Welcome message on the occasion of The World Toilet Association Inaugural General Assembly
Welcome message on the occasion of The World Toilet Association Inaugural General Assembly
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  • 승인 2007.11.05 14:21
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"My dream is for the whole world to work together to enable everyone to enjoy sanitary, cultural, and environment-friendly toilets." Toilets are essential to the proper disposal of waste and water management. Nevertheless, they are often eclipsed by broader social issues such as 'sanitation' or 'public health.' Even in everyday parlance, toilets are typically alluded to, rather than referred to directly. However, by emphasizing the central and crucial role toilets play in daily life, proper sanitation, and hygiene, the WTA seeks to propel the topic of toilets to the forefront.

According to the World Health Organization (WHO), about 2.6 billion people.an astounding 42% of the world population.lack access to basic sanitation. Due to this, more than 2 million people die each year from diseases associated with poor water and sanitation conditions. Research by organizations such as the UNEP has shown that related diseases and deaths can be reduced by more than 75% with proper sanitation and water management. Moreover, our own research has shown that inadequate attention to toilet technology in developed nations results in a significant amount of wasted water. Despite such warnings, however, improved toilets have not yet been recognized as a fundamental and crucial solution.

As a result, there are very few international organizations that are dedicated to solving the world's toilet and sanitation problems. The WTA is thus a forerunner in its attempts to impact lives by revolutionizing toilets. In line with the United Nation's Millennium Development Goals and the initiatives pursued through its 2008 International Year of Sanitation, the WTA aims to aid in the progress of global sanitation and hygiene.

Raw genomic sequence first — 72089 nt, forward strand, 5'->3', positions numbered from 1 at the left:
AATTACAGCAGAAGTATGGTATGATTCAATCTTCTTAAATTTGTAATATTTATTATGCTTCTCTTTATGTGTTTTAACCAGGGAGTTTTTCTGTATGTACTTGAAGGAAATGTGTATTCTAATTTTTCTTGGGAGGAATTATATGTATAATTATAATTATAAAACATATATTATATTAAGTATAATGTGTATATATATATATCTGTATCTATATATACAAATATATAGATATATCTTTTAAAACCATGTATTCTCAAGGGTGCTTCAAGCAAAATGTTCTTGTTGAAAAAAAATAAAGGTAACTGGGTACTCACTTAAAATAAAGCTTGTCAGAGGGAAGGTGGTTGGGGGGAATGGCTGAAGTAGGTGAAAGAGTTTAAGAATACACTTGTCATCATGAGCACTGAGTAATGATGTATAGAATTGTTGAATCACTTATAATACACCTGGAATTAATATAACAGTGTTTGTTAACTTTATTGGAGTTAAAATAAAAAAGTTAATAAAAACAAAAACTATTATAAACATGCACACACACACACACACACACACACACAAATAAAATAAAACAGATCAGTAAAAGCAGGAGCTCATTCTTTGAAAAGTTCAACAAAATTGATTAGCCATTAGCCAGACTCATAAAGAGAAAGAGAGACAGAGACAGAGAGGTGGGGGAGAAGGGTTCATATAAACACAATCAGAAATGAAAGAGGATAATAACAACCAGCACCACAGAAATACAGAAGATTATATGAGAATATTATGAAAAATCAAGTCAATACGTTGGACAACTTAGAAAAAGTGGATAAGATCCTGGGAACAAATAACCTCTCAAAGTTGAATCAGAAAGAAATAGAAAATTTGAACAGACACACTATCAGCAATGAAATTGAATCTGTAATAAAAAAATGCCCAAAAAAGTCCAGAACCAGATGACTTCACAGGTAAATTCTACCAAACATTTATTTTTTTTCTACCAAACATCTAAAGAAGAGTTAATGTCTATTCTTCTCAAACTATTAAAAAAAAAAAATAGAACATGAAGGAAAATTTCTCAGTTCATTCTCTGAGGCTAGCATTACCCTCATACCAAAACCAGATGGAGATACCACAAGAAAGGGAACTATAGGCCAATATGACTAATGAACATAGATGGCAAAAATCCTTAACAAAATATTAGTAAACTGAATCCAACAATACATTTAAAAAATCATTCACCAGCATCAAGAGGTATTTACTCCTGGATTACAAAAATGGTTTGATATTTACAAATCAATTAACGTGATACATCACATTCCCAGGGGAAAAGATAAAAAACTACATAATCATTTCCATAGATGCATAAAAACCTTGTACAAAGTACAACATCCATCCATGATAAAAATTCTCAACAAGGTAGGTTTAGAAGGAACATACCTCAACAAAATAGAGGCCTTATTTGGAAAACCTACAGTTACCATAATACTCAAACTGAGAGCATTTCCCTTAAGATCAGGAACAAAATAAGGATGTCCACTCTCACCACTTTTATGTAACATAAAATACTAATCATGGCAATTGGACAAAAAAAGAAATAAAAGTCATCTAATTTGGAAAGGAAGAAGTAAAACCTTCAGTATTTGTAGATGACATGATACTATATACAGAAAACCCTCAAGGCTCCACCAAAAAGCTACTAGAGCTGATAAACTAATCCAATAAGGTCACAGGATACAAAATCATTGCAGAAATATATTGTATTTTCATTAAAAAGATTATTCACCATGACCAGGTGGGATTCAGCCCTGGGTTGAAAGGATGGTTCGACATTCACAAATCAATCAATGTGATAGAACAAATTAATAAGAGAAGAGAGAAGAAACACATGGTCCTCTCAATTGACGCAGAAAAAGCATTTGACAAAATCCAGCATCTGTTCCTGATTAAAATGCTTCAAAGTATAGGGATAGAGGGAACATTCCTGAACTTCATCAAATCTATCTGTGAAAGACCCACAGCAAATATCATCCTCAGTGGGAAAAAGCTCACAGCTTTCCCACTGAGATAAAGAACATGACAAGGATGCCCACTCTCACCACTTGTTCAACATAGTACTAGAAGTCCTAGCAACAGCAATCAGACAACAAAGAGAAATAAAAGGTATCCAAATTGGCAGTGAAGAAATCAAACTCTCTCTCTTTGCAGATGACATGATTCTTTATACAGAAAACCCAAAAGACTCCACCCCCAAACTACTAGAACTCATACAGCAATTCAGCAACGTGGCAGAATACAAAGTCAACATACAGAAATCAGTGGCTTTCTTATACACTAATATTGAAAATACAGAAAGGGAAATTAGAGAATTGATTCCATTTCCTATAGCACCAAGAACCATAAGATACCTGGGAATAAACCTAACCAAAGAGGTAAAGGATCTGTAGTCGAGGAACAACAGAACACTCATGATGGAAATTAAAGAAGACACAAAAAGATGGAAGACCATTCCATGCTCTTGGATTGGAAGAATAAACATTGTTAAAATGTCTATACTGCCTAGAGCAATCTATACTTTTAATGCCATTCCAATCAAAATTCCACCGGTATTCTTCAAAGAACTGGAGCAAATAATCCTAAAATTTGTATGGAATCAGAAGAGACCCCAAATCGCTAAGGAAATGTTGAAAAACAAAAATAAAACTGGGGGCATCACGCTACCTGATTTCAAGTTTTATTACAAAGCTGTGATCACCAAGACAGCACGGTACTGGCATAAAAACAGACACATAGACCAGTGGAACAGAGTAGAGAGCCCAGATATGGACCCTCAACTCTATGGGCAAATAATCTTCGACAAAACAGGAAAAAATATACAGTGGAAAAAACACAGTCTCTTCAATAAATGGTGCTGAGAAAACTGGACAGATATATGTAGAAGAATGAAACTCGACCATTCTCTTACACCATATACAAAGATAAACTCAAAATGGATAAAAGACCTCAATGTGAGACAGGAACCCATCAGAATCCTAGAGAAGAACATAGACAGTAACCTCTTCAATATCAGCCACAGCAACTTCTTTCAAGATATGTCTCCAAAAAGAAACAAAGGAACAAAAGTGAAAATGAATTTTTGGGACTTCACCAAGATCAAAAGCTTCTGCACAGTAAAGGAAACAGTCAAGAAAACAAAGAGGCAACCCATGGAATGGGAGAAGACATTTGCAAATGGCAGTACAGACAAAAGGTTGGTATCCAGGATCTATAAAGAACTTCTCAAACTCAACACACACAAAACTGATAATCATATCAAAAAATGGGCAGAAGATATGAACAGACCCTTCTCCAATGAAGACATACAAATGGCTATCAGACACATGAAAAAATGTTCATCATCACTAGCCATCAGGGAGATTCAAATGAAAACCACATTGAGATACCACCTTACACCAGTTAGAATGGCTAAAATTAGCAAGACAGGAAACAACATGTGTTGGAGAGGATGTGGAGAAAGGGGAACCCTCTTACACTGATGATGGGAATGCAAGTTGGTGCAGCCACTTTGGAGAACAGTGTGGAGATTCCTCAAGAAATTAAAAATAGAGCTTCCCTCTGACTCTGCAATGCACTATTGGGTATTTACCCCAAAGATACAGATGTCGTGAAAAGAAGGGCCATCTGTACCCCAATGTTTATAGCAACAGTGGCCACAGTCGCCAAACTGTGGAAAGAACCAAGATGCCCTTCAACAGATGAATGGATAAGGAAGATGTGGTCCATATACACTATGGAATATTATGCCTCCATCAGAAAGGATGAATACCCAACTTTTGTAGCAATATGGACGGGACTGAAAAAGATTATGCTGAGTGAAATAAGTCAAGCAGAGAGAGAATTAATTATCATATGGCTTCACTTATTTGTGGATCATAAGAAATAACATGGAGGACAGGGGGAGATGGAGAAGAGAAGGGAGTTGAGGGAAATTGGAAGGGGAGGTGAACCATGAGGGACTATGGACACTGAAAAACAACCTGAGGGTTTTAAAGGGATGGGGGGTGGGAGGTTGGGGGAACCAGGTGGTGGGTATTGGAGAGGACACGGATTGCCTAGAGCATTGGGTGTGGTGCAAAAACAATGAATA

Less than sixty years ago, South Korea was a war-ravaged, underdeveloped nation with extremely poor toilet and sanitation conditions; by 2002, however, Korea spearheaded what many international commentators proclaimed to be a "Toilet Revolution." Through various citizens' campaigns and the support of interested groups, Korea was able to improve its facilities and create a healthier, more sanitary toilet culture and environment. The WTA strives to generate this type of success story worldwide.

The WTA recognizes that sensitivity to social and cultural contexts is crucial in raising awareness and effecting change. In order to serve the diversity of people's needs throughout the world, the World Toilet Association focuses on the multidimensional uses and connotations of toilets. For some, toilets are much more than a place of waste; clean and aesthetically pleasing toilets serve as sanctuaries, and are a marker of cultural advancement in modern societies. For others, the very existence of toilets is a luxury, and much too often, a matter of life and death. By assessing the specific needs of each society and working with the relevant stakeholders, the WTA actively supports advancing the state of toilet and sanitation conditions throughout the world. The future of the environment, health, and happiness depends upon a toilet revolution!


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